About the Birman Cat
Also known as the sacred cat of Burma, the Birman cat is a large, long-haired breed with a heavy bone structure. Most of these cats exceed 12 pounds once they reach adulthood. Birman cats tend to be quiet, a bit shy with strangers, and they can be somewhat reserved even with people they know well. They have a tendency to attach themselves to a single person, so if you’re someone who’s looking for a loyal cat that loves you above all others, the Birman might be for you! Birman cats have soft, silky fur in a creamy, pale eggshell color. Darker points similar to the markings on a Siamese are present, along with white “mitts” or snowshoe feet. Stunning blue eyes are another unique feature of the Birman cat breed.
You may also wish to brush your cat’s teeth, and you may want to keep their toenails trimmed.
Birman cats need plenty of exercise each day and you may need to help them get it. These cats love to lounge; however, they will happily play with toys when encouraged to do so. A cat tree is ideal for napping, but it’s also essential for stretching and climbing.
Catnip infused toys can bring out this normally sedate feline’s playful side!
While the Birman cat has a reputation for overall good health, these kitties can be prone to obesity. Keep your cat active, and make sure that you are offering an appropriate, high-protein diet to help your cat maintain a healthy, comfortable weight.
Many cats come with unique stories attached, but the Birman is unique in that the breed is surrounded in mystery. As the legend goes, a Kittah priest called Mun-Ha was worshiping at the Temple of Lao-Tsun, accompanied by a white temple cat named Sinh.
Raiders entered the temple and killed Mun-Ha. As the priest lay dying, Sinh placed his feet on his body and faced the goddess Tsun-Kyan-Kse. The cat was transformed; his body turns to a golden color, his eyes turned blue, and his legs changed to brown. His feet remained white where they touched his master. Legend says that the Birman cat’s white feet are a symbol of purity. At the same time, the rest of the temple cats were transformed, taking on the same appearance as Sinh.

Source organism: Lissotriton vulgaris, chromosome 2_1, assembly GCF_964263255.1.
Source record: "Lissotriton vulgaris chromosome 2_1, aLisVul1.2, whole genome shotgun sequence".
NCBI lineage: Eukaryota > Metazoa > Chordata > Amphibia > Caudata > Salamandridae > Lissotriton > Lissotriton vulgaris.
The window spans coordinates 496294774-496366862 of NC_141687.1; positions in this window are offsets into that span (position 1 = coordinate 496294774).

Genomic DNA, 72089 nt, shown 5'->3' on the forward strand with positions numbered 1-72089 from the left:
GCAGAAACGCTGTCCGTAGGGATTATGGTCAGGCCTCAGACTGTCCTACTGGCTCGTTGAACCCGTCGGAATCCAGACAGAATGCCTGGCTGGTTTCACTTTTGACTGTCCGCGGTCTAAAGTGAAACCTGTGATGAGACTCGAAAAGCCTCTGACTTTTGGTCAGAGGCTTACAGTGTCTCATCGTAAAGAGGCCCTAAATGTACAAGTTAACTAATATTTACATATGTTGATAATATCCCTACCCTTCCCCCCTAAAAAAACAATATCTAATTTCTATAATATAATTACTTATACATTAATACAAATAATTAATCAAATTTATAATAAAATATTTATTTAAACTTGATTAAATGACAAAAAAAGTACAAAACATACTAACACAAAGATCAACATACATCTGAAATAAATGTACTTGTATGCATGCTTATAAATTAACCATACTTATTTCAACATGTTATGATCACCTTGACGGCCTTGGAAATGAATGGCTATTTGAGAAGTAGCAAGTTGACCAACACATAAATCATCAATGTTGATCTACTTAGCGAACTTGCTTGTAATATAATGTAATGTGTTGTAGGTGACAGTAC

The temple of Lao-Tsun was actually raided again in 1919. Two men, Major Gordon Russell and Auguste Pavie, came to the aid of the priests. As a gesture of gratitude, the priests gave the men a breeding pair of Birman cats, which were transported to France. It is believed that many Birman foundation cats were Siamese.
Sadly, the end of World War II saw only one pair of Birman cats remaining alive, even though the breed had begun to gain popularity. By the 1960s though, there were enough Birman cats to allow for importation into England. The breed gained popularity, and by 1966, was officially recognized by British cat fancy associations.
The first Birman cats arrived in America in 1959 and CFA granted the breed official recognition in 1967.
Did You Know?
Birman cats have a jealous streak! If one of these cats claims you as their person, they will long for your attention and will become envious of other pets who steal the spotlight.
The Birman cat is chatty and vocal, but with a far softer voice then its close cousin, the Siamese. If you’re looking for a quiet but communicative pet, this cat might be the ideal choice.
Just like other color point cats, Birmans are white at birth. They develop their coat colors as they age. It can take up to three years for these kitties to achieve their final color.
The Breed Standard
LEGS & PAWS
Frequently Asked Questions
How much does a Birman cat cost?
Birman cats cost between $400 – $1,000.
How big do Birman cats get?
Birman cats tend to be medium in size. A fully grown Birman cat might weigh between 6-14 pounds or more and range in height anywhere from about 8″-11″ inches tall.
How long do Birman cats live?
The Average lifespan for Birman is 12-16 years.
Do Birman cats shed?
Birman are long-haired cats, so you do have to expect a certain amount of shedding from this breed, but they don’t shed as much as other cat breeds.